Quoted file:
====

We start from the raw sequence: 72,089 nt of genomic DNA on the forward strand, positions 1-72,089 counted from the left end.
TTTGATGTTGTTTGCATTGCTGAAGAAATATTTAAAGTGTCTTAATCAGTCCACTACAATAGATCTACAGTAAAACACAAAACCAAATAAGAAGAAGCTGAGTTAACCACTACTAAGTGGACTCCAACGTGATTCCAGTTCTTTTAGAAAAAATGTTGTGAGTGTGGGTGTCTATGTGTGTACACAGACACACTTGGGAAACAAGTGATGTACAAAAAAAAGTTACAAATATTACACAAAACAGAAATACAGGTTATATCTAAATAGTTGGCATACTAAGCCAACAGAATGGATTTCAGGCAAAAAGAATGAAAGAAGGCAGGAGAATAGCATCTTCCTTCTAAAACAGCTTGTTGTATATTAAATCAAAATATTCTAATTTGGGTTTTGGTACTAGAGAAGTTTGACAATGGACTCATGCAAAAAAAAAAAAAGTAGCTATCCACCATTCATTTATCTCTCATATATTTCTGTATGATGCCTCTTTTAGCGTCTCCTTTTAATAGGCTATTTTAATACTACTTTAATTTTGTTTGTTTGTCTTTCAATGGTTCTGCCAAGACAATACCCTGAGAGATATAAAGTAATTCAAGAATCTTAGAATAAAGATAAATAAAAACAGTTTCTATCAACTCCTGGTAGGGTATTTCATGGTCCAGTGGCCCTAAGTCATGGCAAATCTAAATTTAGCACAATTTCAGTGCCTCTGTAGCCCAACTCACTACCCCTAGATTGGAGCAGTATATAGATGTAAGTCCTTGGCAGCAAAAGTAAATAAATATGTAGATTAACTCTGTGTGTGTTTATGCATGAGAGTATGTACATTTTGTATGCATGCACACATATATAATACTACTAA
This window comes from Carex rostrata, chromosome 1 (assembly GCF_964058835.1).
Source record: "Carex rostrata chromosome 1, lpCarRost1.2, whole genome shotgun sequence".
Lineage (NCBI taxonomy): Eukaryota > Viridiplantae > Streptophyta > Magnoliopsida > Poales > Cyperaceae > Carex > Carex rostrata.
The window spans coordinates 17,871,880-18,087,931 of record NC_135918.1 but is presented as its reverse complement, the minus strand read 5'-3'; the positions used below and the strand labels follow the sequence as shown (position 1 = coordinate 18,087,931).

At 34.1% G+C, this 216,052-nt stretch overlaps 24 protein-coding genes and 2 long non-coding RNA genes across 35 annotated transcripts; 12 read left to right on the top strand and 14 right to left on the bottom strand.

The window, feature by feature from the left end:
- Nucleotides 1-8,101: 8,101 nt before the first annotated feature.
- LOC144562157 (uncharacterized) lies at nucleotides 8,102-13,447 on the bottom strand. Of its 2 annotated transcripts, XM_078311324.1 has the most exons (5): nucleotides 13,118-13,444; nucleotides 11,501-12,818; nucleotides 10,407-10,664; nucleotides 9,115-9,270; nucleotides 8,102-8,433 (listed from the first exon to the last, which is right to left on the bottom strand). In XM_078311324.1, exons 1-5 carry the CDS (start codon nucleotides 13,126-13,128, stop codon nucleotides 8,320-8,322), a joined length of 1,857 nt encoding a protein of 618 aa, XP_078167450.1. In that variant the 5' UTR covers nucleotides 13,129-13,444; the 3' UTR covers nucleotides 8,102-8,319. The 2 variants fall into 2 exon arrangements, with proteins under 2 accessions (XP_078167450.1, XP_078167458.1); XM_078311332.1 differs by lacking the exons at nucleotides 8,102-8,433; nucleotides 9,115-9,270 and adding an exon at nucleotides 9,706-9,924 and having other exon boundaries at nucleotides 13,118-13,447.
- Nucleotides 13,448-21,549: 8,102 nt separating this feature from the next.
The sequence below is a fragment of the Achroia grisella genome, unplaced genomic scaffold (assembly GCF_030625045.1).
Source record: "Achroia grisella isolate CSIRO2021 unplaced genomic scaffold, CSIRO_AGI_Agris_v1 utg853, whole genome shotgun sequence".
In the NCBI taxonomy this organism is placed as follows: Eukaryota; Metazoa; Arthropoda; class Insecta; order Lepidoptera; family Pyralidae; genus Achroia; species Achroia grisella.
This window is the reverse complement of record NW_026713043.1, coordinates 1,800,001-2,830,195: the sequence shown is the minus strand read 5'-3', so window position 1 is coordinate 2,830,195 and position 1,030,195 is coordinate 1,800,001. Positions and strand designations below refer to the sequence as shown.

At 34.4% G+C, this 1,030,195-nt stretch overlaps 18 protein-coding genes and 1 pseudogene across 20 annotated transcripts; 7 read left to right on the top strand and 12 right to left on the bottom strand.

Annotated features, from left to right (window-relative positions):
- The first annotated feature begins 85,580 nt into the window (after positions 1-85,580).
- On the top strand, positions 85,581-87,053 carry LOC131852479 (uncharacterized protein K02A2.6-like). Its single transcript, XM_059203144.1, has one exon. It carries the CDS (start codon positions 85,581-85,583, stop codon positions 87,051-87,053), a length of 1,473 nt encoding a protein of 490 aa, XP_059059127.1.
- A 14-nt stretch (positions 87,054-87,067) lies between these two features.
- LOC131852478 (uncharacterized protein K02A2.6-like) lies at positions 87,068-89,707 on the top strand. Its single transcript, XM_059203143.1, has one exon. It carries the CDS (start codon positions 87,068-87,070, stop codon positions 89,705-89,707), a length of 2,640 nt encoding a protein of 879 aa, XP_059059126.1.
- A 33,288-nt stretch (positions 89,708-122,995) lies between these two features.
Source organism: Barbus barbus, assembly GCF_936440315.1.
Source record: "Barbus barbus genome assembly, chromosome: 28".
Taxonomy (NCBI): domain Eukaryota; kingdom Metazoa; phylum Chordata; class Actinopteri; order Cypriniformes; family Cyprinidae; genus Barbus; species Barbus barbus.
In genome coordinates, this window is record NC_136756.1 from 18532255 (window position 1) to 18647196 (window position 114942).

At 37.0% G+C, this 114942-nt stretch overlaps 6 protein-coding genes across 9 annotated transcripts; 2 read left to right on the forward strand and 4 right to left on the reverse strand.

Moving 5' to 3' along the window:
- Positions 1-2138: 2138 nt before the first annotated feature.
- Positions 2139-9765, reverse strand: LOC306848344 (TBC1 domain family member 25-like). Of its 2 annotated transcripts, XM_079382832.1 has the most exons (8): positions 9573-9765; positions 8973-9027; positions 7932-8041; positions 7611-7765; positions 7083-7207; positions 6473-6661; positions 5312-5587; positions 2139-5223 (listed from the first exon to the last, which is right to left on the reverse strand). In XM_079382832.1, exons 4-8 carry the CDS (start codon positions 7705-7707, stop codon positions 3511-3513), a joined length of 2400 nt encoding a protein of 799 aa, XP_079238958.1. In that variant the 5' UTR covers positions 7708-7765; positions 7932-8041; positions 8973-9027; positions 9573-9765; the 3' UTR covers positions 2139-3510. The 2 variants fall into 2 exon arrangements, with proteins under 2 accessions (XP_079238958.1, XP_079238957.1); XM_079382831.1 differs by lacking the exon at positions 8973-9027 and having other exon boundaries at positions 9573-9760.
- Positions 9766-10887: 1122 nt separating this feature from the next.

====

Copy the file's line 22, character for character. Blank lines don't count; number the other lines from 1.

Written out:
- A 33,288-nt stretch (positions 89,708-122,995) lies between these two features.